Capitol Farmers Market, Inc. v. DelongchampAnnotate this Case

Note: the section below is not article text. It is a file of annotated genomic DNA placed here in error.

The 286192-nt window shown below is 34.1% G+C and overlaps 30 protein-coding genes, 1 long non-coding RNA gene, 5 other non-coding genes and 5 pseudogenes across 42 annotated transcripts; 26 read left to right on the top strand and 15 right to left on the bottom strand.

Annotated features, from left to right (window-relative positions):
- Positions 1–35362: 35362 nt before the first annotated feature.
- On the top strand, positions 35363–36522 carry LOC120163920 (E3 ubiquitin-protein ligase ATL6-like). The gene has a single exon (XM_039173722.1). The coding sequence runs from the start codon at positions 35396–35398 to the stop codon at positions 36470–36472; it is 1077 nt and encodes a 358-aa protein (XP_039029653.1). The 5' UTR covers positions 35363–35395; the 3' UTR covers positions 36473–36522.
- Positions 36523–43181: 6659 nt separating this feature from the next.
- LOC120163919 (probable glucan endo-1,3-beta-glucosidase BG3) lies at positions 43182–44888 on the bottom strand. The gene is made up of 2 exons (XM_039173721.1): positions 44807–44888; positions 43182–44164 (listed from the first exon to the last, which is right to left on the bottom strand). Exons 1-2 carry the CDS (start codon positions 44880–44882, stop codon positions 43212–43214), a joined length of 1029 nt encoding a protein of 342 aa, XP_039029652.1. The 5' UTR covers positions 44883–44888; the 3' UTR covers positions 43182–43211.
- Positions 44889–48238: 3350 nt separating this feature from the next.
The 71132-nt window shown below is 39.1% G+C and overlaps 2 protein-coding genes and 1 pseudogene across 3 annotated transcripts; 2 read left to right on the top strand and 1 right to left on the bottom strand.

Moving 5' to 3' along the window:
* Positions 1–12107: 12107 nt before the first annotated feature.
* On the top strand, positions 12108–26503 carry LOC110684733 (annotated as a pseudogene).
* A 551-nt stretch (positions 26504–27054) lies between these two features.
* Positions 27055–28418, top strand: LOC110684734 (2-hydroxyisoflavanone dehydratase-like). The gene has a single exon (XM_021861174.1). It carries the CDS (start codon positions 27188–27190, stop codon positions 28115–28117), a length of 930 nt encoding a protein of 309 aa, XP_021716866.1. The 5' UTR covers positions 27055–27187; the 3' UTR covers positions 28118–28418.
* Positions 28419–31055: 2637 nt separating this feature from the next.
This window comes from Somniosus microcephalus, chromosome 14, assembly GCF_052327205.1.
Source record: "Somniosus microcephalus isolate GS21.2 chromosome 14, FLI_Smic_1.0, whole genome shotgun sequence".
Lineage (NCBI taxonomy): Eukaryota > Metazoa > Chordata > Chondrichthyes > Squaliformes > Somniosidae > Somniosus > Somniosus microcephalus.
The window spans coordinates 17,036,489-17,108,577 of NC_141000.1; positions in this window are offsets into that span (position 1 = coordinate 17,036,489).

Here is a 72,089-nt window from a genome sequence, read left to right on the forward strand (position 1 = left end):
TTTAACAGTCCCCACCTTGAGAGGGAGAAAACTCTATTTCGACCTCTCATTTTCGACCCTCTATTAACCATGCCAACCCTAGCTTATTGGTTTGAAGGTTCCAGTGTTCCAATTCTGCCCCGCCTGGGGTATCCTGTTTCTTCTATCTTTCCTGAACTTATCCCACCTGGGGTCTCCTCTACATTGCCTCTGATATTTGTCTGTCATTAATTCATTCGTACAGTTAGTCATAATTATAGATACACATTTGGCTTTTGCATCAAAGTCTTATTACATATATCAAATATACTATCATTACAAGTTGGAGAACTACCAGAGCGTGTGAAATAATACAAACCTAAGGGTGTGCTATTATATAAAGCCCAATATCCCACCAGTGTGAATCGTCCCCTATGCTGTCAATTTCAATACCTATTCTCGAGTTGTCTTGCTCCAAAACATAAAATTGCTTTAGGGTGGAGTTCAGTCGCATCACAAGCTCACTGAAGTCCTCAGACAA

Capitol Farmers Market, Inc. appealed a circuit court order entered in favor of Cindy C. Warren Delongchamp. In 2003, Delongchamp acquired two adjacent parcels of property burdened by restrictive covenants by her predecessor-in-interest. In 2015, Capitol Farmers Market acquired two adjacent parcels of property. The parties agreed that one of the parcels ("the Capitol Farmers Market property") was included within the property similarly burdened by the restrictive covenants (the 1982 Declaration). The Capitol Farmers Market property abutted the Delongchamp property; it was undisputed that the other parcel acquired by Capitol Farmers Market was not subject to the restrictive covenants set out in the 1982 Declaration. In September 2017, Delongchamp filed a complaint in the circuit court that, as amended, sought a declaratory judgment and injunctive relief regarding the Capitol Farmers Market property, alleging that Capitol Farmers Market was planning to "subdivide the Capitol [Farmers Market p]roperty into a high density residential subdivision with proposed lots being substantially less than the required five (5) acre minimum." Delongchamp sought a judgment declaring that the Capitol Farmers Market property was encumbered by the restrictive covenants set out in the 1982 Declaration and that Capitol Farmers Market was required to abide by the restrictive covenants on the Capitol Farmers Market property. Delongchamp also sought an injunction restraining Capitol Farmers Market from "violating" the restrictive covenants set out in the 1982 Declaration "to include, but not limited to, subdividing the Capitol [Farmers Market] property into lots less than five (5) acres." In August 2019, the special master filed a report of his findings and his recommendation in the circuit court. On appeal, the Alabama Supreme Court determined an adjacent property owner, whose property was also burdened by the 1982 covenants, should have been joined as a party to this action. "If Alfa cannot be made a party, the circuit court should consider the reasons Alfa cannot be joined and decide whether the action should proceed in Alfa's absence. In light of the foregoing, we express no opinion concerning the merits of the arguments made by the parties on appeal."